Not Entirely Dead – Designing for belonging after Cancer | Eason Yang | TEDxSantaBarbaraSalon | Summary and Q&A

September 22, 2023
TEDx Talks
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Not Entirely Dead – Designing for belonging after Cancer | Eason Yang | TEDxSantaBarbaraSalon

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In this video, the speaker discusses the organization Not Entirely Dead and their journey from being a rock star designer to becoming an activist in the fight against cancer. They talk about the bias and stigma against career gaps, not just for cancer survivors, but also for other individuals such as veterans, prisoners, moms, and those who have been laid off. The speaker emphasizes the need to change the narrative around cancer survivors and focus on their strengths, resilience, and superpowers. They also discuss the importance of valuing soft skills in the workplace and the role of intuition in creative industries. The speaker ends by advising others with ideas to not give up and to keep pushing forward in their pursuits.

Questions & Answers

Q: Tell us about the organization Not Entirely Dead.

Not Entirely Dead is an organization that focuses on raising awareness about the bias and stigma against career gaps, particularly for cancer survivors, as well as other individuals who have faced similar challenges.

Q: What led you to start Not Entirely Dead?

After going through cancer and experiencing discrimination and stigma in the workplace, I realized I needed to do something not just for myself, but for others facing similar challenges. I wanted to create a supportive community and raise awareness about these issues.

Q: How did you determine that there was a bias and stigma against career gaps?

While pitching my idea to people in Silicon Valley and conducting academic research, I discovered that there were many scholars and professionals writing about career gaps and the challenges faced by individuals who have taken breaks from work due to various reasons. This research validated my intuition and motivated me to take action.

Q: Why is there a bias against career gaps?

The workplace often values a linear career trajectory, where individuals continuously climb the ladder without taking breaks. Society tends to view career breaks for reasons related to wellness or personal circumstances differently than a sabbatical or gap year. There are negative assumptions and questions about whether someone can still perform and be relevant after a career gap. Additionally, cancer survivors specifically may face a "damaged goods" image, leading to doubts about their abilities in the workplace.

Q: Why is it more acceptable to have a gap year than a career gap related to wellness or personal circumstances?

This discrepancy is rooted in misunderstanding and a lack of empathy regarding people's health and experiences. Society often associates diseases like cancer with negative narratives and death, while lacking knowledge about the realities of individuals' lives. The lack of understanding and care contribute to the stigma surrounding career gaps for wellness and personal reasons.

Q: What made you decide to become an activist and raise awareness about this issue?

Every time someone responded to my cancer journey with pity or sympathy, I felt the need to shift the narrative. I wanted to focus on the power, strength, resilience, and super abilities that cancer survivors develop through their experiences. This desire to change the narrative for all cancer survivors and combat the stigma led to my decision to become an activist.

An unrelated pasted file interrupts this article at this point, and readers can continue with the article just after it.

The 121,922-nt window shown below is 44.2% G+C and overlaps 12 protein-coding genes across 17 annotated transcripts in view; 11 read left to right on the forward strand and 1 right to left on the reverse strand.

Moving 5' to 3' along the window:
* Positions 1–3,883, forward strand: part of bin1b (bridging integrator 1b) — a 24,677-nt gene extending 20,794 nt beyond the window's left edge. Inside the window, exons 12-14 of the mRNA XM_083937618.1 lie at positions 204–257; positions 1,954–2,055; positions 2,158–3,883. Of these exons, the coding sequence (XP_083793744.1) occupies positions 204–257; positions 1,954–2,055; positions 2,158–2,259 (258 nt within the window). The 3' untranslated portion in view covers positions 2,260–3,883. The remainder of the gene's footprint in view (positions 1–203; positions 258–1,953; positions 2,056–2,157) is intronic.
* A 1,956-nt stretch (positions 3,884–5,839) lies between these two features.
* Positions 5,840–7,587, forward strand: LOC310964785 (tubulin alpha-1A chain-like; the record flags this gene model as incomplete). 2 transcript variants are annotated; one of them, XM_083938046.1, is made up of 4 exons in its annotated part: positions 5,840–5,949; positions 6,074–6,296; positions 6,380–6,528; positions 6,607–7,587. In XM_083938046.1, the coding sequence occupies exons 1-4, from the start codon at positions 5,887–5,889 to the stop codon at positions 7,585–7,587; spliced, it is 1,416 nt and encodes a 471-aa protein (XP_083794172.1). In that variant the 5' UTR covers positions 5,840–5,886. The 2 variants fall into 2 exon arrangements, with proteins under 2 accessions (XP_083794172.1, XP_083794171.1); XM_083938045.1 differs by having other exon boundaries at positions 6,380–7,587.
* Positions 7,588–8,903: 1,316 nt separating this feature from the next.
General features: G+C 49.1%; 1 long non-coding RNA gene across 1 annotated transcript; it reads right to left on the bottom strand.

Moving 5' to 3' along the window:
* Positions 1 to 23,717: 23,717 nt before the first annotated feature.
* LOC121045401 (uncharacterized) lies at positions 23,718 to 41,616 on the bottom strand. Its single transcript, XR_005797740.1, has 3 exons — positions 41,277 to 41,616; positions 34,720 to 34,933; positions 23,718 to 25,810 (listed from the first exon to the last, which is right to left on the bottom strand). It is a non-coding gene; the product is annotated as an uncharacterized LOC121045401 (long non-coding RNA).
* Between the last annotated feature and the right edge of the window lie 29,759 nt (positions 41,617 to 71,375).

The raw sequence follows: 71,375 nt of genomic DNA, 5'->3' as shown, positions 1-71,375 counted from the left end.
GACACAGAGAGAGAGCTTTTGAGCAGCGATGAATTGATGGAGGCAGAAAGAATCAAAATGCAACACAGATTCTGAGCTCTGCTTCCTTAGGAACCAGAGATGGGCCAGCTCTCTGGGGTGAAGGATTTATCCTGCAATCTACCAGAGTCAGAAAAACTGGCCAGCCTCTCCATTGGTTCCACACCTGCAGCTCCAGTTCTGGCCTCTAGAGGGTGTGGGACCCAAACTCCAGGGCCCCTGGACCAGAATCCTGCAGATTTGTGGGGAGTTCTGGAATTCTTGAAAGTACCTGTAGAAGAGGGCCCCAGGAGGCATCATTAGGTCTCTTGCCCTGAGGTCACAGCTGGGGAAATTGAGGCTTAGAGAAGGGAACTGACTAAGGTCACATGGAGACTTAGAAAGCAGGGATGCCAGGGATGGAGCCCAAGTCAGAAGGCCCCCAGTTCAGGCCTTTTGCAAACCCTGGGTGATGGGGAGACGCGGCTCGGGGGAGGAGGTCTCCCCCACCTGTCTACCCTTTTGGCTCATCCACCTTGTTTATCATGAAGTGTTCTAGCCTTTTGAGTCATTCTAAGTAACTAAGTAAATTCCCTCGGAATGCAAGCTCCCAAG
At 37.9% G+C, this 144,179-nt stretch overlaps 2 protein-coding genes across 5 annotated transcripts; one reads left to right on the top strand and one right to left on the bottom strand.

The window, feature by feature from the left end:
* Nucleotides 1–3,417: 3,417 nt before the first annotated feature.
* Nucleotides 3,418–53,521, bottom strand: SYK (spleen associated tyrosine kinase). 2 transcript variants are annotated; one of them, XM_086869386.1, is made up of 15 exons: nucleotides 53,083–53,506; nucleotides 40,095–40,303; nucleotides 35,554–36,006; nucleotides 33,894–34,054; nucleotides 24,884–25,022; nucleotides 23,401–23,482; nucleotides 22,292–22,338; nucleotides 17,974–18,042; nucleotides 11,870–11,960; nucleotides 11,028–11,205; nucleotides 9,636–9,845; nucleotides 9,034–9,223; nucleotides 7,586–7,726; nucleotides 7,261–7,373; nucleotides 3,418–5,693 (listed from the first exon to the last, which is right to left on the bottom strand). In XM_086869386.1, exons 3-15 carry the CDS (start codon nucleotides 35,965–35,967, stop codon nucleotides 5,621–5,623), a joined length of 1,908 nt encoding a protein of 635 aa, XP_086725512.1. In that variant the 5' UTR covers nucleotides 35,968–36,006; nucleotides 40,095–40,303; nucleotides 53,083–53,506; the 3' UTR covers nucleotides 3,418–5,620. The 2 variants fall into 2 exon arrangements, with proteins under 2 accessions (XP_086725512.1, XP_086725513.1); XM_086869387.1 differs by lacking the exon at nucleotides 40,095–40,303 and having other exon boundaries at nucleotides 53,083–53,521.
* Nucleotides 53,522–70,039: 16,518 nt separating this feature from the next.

Q: How should people interact with cancer survivors to support them?

Instead of pitying them, it's better to acknowledge their strength and courage. Instead of tilting their heads in sympathy, people should express admiration and respect. By recognizing the challenges they faced and emphasizing their resilience, individuals can foster a more positive and empowering environment for cancer survivors.

Q: Can beating cancer give individuals superpowers or unique skills?

Yes, overcoming cancer can develop various skills and superpowers. The experience of facing and conquering a serious illness cultivates qualities like strength in crisis, tenacity, and resilience. These soft skills, often overlooked in the workplace, hold immense value and contribute to an individual's overall abilities.

Q: Has your background in advertising and design helped you in starting and running Not Entirely Dead?

Absolutely. My experience in advertising and being part of problem-solving teams gave me a well-rounded understanding of different roles within a team. This knowledge allowed me to handle multiple responsibilities when starting my organization and enabled me to piece everything together to create a successful initiative.

Q: What advice would you give to someone with an idea who wants to start their own organization or initiative?

The most important advice would be to never give up. Activism and making a change in society can be incredibly difficult and disheartening. It is essential to find any source of energy and keep taking small steps forward. Persistence is key to turning an idea into a reality.


The video highlights the bias and stigma against career gaps, particularly for cancer survivors, and emphasizes the need for a narrative change that focuses on individuals' strengths and resilience. Soft skills developed through challenging experiences, such as overcoming cancer, should be valued in the workplace. The speaker encourages people to support cancer survivors by acknowledging their strength and avoiding pity. The video also underscores the importance of persistence when pursuing an idea or starting an organization.

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